House Of Cards Tumbling
I have never been a fan of Macquarie Group from Australia. There is something inherently wrong with the business model. The company acquires lots of infrastructure related assets such as tolls and airports, repackage them and sells to investors for yield and capital appreciation. Trouble is the bulk of the buying is done in house with money pre-raised from investors. These are then packaged into separate funds under the umbrella of Macquarie - assets are shifted, sold for revaluation gains within the funds. At every level and every transaction there are annual fees, transaction fees, advisory fees, placement fees, profit sharing kickers. etc. Its a big fee charging machine. As long as the assets go up in value they can keep doing it, and to magnify returns they usually leverage up most of the funds. The simple strategy was that if you could borrow at 6% but the yield for the asset is 8% per year, they will gear up to enlarge returns. The credit bubble implosion is the prick they needed to bring down this house of cards. Shares in Macquarie Group fell more than 8.5 per cent today after Australia's biggest investment bank announced the impending retirement of chief executive Allan Moss.
Mr Moss, who led to bank to dizzying heights of success, leading the operation to be nicknamed `the millionaires factory', will leave the bank in May. Allan Moss has been front and centre and the market does not like surprises. Allan has been the poster boy for excess-CEO compensation, better known as the A$33 million-dollar-a-year man. By 3pm, Macquarie shares were down 6.5 per cent, tumbling A$5.73 to A$61.43, while the broader market was down 2.73 per cent.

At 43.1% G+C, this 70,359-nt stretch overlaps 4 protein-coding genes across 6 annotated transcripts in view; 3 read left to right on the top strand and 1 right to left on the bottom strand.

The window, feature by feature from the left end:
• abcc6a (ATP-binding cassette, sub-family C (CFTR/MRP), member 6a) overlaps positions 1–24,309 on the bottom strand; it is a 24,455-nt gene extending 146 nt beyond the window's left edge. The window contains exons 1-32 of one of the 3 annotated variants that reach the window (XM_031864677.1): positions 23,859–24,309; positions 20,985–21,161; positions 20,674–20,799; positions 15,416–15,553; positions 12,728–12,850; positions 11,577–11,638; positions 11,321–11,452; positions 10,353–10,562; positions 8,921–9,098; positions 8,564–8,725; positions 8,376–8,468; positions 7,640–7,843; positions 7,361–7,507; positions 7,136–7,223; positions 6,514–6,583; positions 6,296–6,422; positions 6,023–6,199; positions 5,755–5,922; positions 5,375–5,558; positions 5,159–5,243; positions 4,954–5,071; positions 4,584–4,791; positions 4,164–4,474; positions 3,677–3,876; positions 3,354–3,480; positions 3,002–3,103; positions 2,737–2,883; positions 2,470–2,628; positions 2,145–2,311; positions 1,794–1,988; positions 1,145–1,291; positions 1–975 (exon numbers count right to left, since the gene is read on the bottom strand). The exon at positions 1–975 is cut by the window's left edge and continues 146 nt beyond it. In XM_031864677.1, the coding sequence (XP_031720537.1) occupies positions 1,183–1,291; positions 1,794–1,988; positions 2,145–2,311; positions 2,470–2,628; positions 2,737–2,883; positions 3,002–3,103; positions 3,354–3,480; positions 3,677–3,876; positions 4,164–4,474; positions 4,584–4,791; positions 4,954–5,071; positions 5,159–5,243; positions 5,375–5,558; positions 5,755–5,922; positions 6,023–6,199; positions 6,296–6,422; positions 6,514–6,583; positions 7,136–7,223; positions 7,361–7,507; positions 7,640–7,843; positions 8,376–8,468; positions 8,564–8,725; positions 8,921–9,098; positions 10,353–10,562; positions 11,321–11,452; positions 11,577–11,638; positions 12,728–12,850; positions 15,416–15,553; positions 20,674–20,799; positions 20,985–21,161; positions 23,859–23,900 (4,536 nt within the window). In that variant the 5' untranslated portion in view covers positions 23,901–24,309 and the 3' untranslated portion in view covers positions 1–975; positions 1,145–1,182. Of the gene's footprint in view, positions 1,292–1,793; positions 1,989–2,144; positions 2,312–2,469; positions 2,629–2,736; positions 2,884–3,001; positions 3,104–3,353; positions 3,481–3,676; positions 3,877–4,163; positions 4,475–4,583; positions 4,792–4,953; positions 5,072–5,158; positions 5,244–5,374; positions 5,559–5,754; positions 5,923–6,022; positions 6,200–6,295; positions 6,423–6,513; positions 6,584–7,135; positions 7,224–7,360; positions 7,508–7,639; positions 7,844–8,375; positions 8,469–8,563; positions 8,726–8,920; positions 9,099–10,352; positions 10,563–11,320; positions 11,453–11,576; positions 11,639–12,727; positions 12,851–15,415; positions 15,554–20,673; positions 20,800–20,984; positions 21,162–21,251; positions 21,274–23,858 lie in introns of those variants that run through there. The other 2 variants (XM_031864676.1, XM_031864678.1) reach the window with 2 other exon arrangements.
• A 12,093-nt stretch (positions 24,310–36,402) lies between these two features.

Mr Moss will be replaced by the head of Macquarie's powerhouse investment banking division, Nicholas Moore, whose salary and bonuses came in just below that of his soon-to-be predecessor, at A$32.89 million. Mr Moore's division provides 50 per cent of the profits earnt by the group and is the biggest operation within the Macquarie empire which now straddles the US, Europe and Asia as well as Australia and the Pacific. Profits over that period have grown 30 times which has made Macquarie one of the country's Australia's most successful companies. Macquarie's dominance of the local investment banking market and its swallowing of a whole tranche of different businesses in Australia and abroad - such as Sydney Airport, toll roads, water and energy providers - has not been without controvesy. Such purchases have often been followed by a hike in prices paid by customers as Macquarie has sought to squeeze more income from those companies to cover the prices paid by the bank and aid its own stellar profit growth. Last year, the shares almost touched A$100 each as equity markets broke through record levels. Macquarie is the top dog globally leveraging on the credit bubble and jumping on the bandwagon of inflating asset prices.
The house of cards has just started falling, from A$100 to A$60, I expect it to hit A$25 sometime this year as it should be the best example of credit mess unwinding.